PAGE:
At today’s Commissioners’ Meeting, Allen Warren, Barbara Albright and Harold Coleman discussed and debated a wide range of issues while listening to the concerns of citizens from several townships.
Public Works Director Marty Pearson dropped by to report on storm damage from the previous evening’s storm. Pearson said, “A lot of wind damage–we’ve got a few trees we’re working on, so we’re trying to get them cleaned up.”
Other issues addressed by Pearson include repairs to one of the county’s road graders and possibly hiring seasonal workers for mowing. The grader will need a new o-ring seal around its engine and transmission. The cost of repair, according to Pearson, is estimated to be around $2,700. Warren moved to hire 4 seasonal workers at $10.00 per hour, and Albright seconded. Commissioners discussed possibly hiring retiree workers, who according to Harold Coleman, “got a lot of miles [of mowing] covered and the machines were taken care of.” Albright also mentioned that Fort Scott Community College might be contacted to let students know about the seasonal jobs at Public Works. Pearson expects the positions to be part-time, but that weather permitting, the workers could put in up to 40 hours per week.
After Pearson left, Mr. and Mrs. Ernie Michaels stepped in to discuss billing for Heartland Rural Electric Cooperative, Inc. Because the payment schedules for the county and the Heartland differ, a problem arose. The county attempted to correct the issue by offering to pay with a credit card or by asking the company to change the schedule for that particular payment. When the company did not accept these measures, Commissioners and County Clerk Kendell Mason agreed that it would be best for the county to pay $100 in advance on the account to avoid late fees. Albright moved that the county should pay ahead $100, and Allen seconded.
Following the discussion of the electric bill, Sheriff Ron Gray and Undersherrif Bill Martin brought to the commissioners’ attention a proposal to possibly replace some of the county’s aging or damaged patrol vehicles. According to Undersherrif Martin, the county had only 2 fully functional patrol cars with which to work last month as a result of storm damage and patrol-related damages.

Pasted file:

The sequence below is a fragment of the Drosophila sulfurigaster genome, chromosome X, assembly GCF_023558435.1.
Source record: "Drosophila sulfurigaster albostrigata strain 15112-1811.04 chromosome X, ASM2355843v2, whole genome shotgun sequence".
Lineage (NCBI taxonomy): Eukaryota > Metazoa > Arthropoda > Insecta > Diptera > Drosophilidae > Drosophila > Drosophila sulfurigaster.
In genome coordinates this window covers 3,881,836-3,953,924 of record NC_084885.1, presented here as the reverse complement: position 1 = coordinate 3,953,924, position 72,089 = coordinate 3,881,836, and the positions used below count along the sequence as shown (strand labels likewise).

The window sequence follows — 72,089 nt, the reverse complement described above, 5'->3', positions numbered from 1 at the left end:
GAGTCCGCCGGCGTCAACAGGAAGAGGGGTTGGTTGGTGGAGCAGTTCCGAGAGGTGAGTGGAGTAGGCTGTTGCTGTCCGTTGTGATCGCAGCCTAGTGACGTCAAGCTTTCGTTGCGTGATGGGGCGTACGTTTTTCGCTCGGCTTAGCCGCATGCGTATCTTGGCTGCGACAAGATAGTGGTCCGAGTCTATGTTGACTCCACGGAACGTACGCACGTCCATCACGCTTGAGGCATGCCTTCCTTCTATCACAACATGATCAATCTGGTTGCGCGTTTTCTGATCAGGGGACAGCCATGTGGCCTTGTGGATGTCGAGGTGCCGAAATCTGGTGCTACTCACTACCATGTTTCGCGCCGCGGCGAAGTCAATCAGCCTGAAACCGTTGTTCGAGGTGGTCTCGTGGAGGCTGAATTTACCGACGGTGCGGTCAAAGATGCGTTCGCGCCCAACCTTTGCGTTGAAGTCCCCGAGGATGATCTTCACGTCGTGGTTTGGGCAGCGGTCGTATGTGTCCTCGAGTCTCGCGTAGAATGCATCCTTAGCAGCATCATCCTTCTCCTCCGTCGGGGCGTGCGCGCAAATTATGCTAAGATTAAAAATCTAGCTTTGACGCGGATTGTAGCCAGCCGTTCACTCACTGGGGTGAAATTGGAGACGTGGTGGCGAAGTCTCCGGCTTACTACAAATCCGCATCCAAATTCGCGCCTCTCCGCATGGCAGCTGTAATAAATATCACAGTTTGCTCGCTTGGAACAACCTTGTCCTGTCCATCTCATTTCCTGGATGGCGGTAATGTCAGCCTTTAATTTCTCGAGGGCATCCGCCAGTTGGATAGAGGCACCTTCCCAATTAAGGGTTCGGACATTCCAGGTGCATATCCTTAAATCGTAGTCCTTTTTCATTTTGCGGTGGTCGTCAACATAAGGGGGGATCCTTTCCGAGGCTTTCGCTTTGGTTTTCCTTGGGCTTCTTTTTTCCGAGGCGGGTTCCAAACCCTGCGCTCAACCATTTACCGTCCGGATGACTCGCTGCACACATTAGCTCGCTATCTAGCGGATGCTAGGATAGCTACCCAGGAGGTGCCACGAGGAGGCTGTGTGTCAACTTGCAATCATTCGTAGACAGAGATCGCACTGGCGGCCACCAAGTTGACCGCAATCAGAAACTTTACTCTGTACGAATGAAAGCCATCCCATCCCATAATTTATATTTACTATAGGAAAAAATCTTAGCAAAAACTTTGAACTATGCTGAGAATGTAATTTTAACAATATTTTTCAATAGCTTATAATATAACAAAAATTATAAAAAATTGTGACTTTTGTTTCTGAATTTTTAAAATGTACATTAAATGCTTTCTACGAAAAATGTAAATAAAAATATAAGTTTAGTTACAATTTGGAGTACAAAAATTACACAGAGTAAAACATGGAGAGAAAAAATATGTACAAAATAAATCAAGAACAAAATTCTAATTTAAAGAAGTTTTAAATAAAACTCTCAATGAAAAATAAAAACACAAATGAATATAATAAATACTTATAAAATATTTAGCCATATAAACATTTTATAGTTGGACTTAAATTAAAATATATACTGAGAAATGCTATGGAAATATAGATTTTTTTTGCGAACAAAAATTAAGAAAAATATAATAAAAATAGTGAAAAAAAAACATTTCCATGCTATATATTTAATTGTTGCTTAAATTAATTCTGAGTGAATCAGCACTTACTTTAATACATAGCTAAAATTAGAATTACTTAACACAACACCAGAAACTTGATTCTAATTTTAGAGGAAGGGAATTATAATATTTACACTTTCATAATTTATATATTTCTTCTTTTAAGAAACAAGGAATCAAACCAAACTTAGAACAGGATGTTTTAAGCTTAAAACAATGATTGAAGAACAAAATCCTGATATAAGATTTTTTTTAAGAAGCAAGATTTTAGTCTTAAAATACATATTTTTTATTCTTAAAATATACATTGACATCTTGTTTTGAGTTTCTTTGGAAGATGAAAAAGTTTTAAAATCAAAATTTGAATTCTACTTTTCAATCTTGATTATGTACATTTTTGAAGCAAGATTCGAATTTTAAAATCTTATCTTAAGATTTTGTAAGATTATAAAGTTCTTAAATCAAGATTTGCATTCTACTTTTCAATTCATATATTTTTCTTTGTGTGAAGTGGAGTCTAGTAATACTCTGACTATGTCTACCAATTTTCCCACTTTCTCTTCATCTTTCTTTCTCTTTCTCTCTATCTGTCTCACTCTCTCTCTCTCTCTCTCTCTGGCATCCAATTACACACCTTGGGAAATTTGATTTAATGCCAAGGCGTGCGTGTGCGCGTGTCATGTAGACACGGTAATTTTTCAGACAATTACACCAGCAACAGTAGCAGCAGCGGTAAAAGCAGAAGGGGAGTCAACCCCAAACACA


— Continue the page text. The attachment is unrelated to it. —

Gray and Martin have proposed a 5-year plan to purchase seven (7) new patrol vehicles for the county while keeping the three remaining vehicles they possess that are in good working condition. The vehicles Gray and Martin would like to purchase are three pickups (1500 range in size) and four SUV-type vehicles equipped with All Wheel Drive (AWD). Martin presented the state bid from Olathe Ford, which was $27,174 per truck, which includes all extra electrical equipment and installations of light bars, strobes, etc. The price for an SUV-type vehicle is estimated to be $31,858 fully equipped. Martin said that the vehicle would basically be a “Ford Explorer” with AWD.
Martin pointed out that though it costs a bit more to have Ford install the necessary components such as light bars, strobes and electrical work, it is worth the cost. Martin mentioned that if even one wire crosses another, it could ruin the vehicle’s computer system, rendering it useless. According to Martin, it is better in the long run to pay a Ford mechanic to do the work correctly.
Next commissioners and County Attorney Terri Johnson discussed the purchase of the building at 108 W. 2nd Street in Fort Scott that the county currently leases. According to Johnson, the price per square foot to purchase the building is very low–$35 per square foot. The initial cost for purchase of the building is estimated to be $162, 700. According to Johnson, the roof of the building needs to eventually have drains installed or be remodeled so that it sheds water effectively, and the electrical work also needs to be updated in the future.
Finally, Custodial Supervisor David Neville came back to update commissioners on last weeks situation regarding insurance. According to Neville, the insurance company still has not recognized the damage that will occur to the existing insulation on the roof of the courthouse during repairs necessitated by the April hailstorm. Oddly enough, Neville says that the scope of work from the insurance company includes 1/2 inch of insulation, but the company still does not acknowledge the 2+ inches of existing insulation that would be damaged.
The adjuster mentioned perhaps being able to work on the air vents on top of the courthouse, but remains firm on the company’s stand regarding repairing exterior walls of the correctional center.